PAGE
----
How ProtoVillage at the heart of AP’s arid district inspires sustainable living

The Rayalaseema region in Andhra Pradesh has always been a tough nut to crack for agriculturists with drought constantly staring upon this parched zone. Among the four districts of Kurnool, Kadapa, Chittoor and Anantapur, the latter has been worst affected by consecutive droughts. 
Anantapur district has been drought prone for more than a century, rainfall data shows. The situation has only worsened in the recent past: In 272.8 millimetre rainfall, about half of what it normally receives and the least in a century. 
To make sure that this district become ecologically sustainable, a former engineer came up with an idea to develop a ProtoVillage in the second dries district of India. Kalyan Akkipeddi, a 40-year-old, who had a lucrative job in the finance and marketing division at General Electric, quit his corporate job and travelled around India to understand the life of tribals and the simple joys of life. 
He arrived at a remote village called Tekulodu in Anantapur district. Kalyan initially chose to “intern” with a farmer family in Tekulodu and helped them increase their income from Rs. 7,000 a year to about Rs. 14,000 a month by putting scientific practices to work and tapping natural resources such as solar and wind power. 
However, in 2013, he bought a 12.5-acre plot of land a few kilometres from Tekulodu, on the forest fringe near his home town Hindupur, in the same district. This has evolved into what he named ProtoVillage is a role-model rural community being built for the villagers, by the villagers. “I envisioned this to be a centre for learning, practice, demonstration and dissemination of the knowledge on how any community in this region can organize itself to be resilient — ecologically sustainable, socially cohesive and economically viable,” says Kalyan Akkipeddi.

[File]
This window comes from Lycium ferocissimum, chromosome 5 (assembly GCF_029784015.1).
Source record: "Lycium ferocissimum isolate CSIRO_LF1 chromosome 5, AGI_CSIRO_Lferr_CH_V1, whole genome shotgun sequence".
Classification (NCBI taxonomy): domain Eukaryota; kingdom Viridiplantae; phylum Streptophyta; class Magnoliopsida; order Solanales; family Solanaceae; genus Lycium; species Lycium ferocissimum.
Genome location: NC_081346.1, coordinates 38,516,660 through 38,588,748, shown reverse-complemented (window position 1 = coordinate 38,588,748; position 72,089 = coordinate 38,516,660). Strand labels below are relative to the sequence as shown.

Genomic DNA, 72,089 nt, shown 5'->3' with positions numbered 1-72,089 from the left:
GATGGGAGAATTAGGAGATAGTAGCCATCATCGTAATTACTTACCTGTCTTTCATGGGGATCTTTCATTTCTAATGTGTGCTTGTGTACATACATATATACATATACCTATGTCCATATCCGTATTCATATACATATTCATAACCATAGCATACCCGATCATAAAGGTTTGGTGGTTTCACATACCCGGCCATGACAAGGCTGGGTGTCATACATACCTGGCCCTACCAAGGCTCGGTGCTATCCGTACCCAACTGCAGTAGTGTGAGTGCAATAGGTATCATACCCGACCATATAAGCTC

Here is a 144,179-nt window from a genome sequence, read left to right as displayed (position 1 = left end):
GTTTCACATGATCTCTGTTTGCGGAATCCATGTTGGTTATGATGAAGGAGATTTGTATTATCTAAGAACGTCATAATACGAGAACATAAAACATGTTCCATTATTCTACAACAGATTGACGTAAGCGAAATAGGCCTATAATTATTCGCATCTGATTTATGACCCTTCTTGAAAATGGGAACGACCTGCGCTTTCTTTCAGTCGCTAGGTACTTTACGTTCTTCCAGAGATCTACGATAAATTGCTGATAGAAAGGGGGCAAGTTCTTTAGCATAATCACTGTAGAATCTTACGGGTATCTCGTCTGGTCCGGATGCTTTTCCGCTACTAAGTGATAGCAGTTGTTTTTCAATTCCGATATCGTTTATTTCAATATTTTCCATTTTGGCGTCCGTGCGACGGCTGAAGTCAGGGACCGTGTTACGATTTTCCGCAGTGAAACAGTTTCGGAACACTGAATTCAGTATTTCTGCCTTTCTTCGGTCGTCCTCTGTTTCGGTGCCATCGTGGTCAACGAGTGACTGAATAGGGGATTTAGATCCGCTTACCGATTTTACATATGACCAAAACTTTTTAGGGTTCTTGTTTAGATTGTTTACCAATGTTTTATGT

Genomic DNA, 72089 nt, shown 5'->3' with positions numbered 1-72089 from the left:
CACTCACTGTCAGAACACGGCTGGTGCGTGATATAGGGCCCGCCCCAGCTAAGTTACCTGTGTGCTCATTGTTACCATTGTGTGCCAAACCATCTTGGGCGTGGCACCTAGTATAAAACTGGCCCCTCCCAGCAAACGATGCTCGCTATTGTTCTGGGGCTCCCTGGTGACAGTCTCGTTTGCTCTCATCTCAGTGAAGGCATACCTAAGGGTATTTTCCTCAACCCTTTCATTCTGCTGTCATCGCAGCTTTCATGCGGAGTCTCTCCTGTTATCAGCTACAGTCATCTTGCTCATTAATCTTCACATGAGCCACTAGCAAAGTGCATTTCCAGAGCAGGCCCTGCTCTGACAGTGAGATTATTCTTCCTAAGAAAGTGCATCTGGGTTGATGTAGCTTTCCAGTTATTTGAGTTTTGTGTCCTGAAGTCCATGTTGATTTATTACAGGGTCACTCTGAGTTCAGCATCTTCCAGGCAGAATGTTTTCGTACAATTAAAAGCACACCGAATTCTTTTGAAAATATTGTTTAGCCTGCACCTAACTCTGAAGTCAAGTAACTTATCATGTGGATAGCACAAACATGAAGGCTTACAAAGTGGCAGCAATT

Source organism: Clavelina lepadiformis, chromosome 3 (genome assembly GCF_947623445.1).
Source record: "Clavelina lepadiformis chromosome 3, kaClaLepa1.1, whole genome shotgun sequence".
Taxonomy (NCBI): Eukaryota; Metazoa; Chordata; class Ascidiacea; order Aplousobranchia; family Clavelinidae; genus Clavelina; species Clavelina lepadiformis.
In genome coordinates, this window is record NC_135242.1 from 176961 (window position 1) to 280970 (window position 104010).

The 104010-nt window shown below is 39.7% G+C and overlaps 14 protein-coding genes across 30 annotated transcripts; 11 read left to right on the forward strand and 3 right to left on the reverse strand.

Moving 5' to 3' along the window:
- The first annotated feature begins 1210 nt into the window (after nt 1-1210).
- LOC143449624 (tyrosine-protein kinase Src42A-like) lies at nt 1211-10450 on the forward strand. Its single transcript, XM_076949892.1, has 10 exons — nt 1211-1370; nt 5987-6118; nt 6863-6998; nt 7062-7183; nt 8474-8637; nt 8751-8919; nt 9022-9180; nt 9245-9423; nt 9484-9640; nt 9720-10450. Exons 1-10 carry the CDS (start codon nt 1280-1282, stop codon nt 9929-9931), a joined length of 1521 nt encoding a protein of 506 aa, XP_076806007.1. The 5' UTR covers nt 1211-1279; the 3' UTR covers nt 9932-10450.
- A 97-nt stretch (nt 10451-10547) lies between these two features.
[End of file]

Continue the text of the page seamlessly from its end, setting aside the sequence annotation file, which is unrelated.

By applying scientific methods to farming and living sustainably, Kalyan worked with villagers and in four years, has transformed the barren piece of land into an inspiring model that is self-reliant and environmentally sustainable. As part of developing the village, ProtoVillage’s inhabitants had initially built eight farm ponds in low-lying areas to store rain water and had networked them.  
He adds that though the rains are scarce in the region, one good spell of about 90 minutes one day filled the ponds with enough water to last for months and attracted hundreds of people from nearby villages. “When local authorities had pushed farmers to dig ponds, they couldn't see the merit in them. But when they witnessed how we managed to conserve rain water, the number of requests to the administration to build farm ponds shot up,” adding that “such is the power of action.”
At ProtoVillage, the daily chores of the dwellers include working in the fields to grow crops, vegetables, fruits, and flowers. Some are involved in carpentry, soap-making, house construction and allied activities. “In the evenings, apart from indulging in folk arts like music, dance or drama, we all sit down to talk about the things we had learnt that day,” elaborates Kalyan. 
‘Reason for Being’

The Japanese concept of “ikigai”, which means “a reason for being", is a familiar philosophy among the villagers — right from 10-year-old resident and Kalyan’s son Rishab. The learning centre in the village is also named Ikigai. 
Everyone in the village is constantly learning — from farming methods, to building sustainable earthbag homes (bags filled with mud are used as building blocks instead of bricks, making for stronger homes), setting up wind turbines or just sitting down to learn a new language or a principle of science. Meanwhile, Kalyan’s wife Shobhita Kedlaya, plans the curriculum for the village. 
Now, ProtoVillage also houses a Rural Economic Zone (REZ), where farmers and others from the region can work on entrepreneurial ideas. Additionally, the village also offers fellowships to those rural youths and students interested to study the practices and adopt them back in their villages/homes. 

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